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Making better use of Tasks in Microsoft CRM March 4, 2013

Posted by Ivor's Window to the IT and CRM World in Management, Microsoft CRM, Microsoft Office, Sales Management, Training.
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Using Outlook Tasks

 As a young man I spent some time in the army before I started my commercial career, I was operating as an operations officer in a tactical headquarters, where lots of orders, activities, actions and tasks were all happening simultaneously. I had a very astute commanding officer who introduced me to the concept of To-Do Lists and effective task management, all very important when for example you are coordinating an air strike or vectoring in artillery. Everyone in the ops room always needed to know the status of all tasks at all times.

When I undertake CRM training, I find that very few people are actually using Outlook Tasks effectively, and when you consider that Microsoft CRM fully integrates with Tasks, it makes it very important that prospective CRM users start using tasks especially when the system is set up to generate tasks.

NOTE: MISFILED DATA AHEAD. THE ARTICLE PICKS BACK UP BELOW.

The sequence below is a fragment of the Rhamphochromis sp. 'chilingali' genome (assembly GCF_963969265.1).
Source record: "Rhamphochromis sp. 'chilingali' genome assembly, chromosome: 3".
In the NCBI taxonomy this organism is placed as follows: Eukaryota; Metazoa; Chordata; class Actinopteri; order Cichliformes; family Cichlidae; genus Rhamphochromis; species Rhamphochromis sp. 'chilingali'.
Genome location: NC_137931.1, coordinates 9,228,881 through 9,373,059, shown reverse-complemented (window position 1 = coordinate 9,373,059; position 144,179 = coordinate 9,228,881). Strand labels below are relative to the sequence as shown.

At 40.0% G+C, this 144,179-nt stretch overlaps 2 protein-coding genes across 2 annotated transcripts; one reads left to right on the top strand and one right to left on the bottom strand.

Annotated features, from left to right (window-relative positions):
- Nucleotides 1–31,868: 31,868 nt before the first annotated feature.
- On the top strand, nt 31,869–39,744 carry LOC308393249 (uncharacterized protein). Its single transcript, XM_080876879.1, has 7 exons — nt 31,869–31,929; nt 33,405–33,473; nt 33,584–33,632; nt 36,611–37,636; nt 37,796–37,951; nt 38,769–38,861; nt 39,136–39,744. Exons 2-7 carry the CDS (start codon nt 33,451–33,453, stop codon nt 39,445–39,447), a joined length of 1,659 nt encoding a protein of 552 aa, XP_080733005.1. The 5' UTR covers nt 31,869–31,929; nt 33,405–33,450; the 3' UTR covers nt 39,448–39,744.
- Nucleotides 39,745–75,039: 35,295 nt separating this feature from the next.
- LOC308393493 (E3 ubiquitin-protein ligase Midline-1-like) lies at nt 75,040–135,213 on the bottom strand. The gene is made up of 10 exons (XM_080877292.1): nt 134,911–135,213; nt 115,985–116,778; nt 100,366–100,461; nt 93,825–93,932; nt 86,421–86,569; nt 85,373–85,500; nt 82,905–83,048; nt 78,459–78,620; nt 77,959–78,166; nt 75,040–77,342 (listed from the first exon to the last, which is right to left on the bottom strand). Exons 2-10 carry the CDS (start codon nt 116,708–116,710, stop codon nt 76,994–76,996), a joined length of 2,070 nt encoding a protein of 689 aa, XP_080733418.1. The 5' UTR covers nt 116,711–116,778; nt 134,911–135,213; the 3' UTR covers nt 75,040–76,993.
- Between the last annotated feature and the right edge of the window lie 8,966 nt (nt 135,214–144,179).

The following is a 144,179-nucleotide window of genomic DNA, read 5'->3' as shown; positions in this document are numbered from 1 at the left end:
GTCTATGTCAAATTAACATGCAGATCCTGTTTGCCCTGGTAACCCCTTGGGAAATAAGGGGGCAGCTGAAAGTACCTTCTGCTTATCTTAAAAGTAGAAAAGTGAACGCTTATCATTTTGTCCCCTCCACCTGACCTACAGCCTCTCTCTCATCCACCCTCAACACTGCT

If tasks are generated for people, and they just don’t see them or respond to them, mainly because they don’t open tasks as regularly as they do e-mail or calendars, I find that sometimes it makes more sense to use CRM to generate an e-mail as well as the task, and embed a link to the task in the e-mail. We know that people are less likely to ignore e-mails and the tasks will get done.

Another method of managing tasks is to build a view within the dashboard of all open tasks and make this visible to management. This is similar to the process we used in the army, where everyone could see the status of each order or activity, albeit we did it manually on a large board on the wall. it’s a sort of name and shame.

Just because your users are not currently power users of tasks, is not a reason to not consider using them in the design of your CRM system.

This is blog number 7 in the series “The more things change the more they stay the same”.

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